Hunger is wiping out one of the world's most endangered killer whale populations
A recent scientific paper has highlighted the relationship between food scarcity and low reproduction of one of the North Pacific killer whale populations. These are the southern resident killer whales, a subpopulation of three pods that feed primarily on salmon and live permanently on the shores of Washington State and British Columbia.
The negative effect of the shortage of salmon on the abundance of these killer whales has been pointed out in previous publications, but it is the first time scientific evidence shows that prolonged periods of hunger can produce reproductive problems in cetaceans. This has been possible thanks to knowledge of the hormonal levels of orcas during pregnancy, which were described thanks to the research done with animals in the SeaWorld parks more than a decade ago. In this current research, scientists have been able to determine when orcas were pregnant by measuring the hormone concentration in their faeces and using as reference levels those published for orcas in zoos. In order to find the faeces of the orcas, trained dogs were used, so that hundreds of samples were obtained between the years 2008 and 2014. Faeces analysis also shows elevated levels of corticosteroid hormones (cortisol) associated with the scarcity of salmon, indicating that the animals were starving.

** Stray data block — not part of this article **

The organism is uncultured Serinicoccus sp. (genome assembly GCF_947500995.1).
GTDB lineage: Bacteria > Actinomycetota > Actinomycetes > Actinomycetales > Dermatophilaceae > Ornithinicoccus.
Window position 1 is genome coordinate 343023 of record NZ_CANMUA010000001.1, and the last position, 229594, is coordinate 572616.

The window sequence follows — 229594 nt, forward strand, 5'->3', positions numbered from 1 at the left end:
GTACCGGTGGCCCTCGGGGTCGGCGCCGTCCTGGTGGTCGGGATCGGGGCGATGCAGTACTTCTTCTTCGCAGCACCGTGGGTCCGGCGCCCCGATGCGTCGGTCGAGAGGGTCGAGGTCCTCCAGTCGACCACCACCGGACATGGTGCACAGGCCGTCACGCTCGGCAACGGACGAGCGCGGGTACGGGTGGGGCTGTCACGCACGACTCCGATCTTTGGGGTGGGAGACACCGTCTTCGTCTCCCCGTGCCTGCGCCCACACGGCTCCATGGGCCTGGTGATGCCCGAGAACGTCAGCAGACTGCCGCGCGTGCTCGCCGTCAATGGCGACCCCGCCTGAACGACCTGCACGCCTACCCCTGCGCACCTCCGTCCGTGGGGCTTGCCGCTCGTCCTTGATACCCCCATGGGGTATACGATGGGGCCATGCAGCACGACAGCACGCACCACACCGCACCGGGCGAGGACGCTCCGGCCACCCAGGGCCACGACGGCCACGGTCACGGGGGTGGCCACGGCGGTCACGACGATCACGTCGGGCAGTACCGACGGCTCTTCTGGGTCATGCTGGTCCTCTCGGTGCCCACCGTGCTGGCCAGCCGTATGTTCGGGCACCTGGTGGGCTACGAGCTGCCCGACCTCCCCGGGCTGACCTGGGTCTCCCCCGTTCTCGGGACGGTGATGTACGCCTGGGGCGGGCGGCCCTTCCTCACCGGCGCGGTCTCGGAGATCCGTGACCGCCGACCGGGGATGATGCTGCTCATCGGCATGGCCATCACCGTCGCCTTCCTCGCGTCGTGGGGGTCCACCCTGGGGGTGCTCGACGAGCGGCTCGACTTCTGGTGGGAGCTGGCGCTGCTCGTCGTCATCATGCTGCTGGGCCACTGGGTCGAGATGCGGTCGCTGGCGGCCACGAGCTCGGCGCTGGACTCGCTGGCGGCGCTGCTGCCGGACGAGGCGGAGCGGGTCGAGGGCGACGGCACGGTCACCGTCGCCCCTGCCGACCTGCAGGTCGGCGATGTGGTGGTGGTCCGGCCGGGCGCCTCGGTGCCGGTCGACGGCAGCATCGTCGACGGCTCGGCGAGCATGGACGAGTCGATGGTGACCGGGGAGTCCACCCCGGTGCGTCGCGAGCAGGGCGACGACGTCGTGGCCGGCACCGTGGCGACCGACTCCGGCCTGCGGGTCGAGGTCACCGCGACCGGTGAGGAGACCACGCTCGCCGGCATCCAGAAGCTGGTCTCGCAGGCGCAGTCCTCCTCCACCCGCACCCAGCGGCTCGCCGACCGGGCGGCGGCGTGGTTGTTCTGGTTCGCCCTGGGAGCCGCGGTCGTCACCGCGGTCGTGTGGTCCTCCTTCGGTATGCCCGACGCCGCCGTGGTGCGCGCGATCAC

Thanks to this methodology researchers have determined that in the last six years only 37% of the pregnant females of that population gave birth successfully, that is to say, that more than two thirds of the pregnancies were interrupted. The authors compared this situation with the famine produced in Holland during the Second World War where births were reduced by 30%. There is no doubt that the systematic loss of more than 60% of offspring is unsustainable for this population of killer whales in the medium term, as it currently has only 78 individuals.
The mechanism of abortion is still not well understood, whether it is simply the malnutrition caused by lack of food or the mobilization of toxic substances due to the consumption of fat reserves. Killer whales are known to store large amounts of fat-soluble toxins in their fat reserves, and a prolonged period of famine can mobilize these fatty deposits and release toxins that would pass into the fetus through the blood. Even if a baby is born, it is known (thanks to research done in zoos) that these toxins are transmitted efficiently through the milk to the baby, which could compromise their weak immune system. The effects of these toxic substances on the immune system in killer whales are being studied by experts such as those at the University of Aarhus (Denmark) who took blood samples from Loro Parque orcas at the beginning of the year. These samples, which are still being analyzed in the United States, will serve to better understand how these substances impact on the health of killer whales and to predict the effects of rising levels of pollution at sea.
Once again it becomes clear how overfishing and pollution seriously affect the populations of cetaceans on our planet. But not only that, the authors of this research point out that this mechanism of lack of food and exposure to soluble organic pollutants could also be affecting communities of Native Americans who depend on salmon fishing in that area. We hope this research will enable the US administration to regulate salmon fisheries and the use of coastal and river habitat in the area to protect Native American populations and also one of the most endangered populations of killer whales.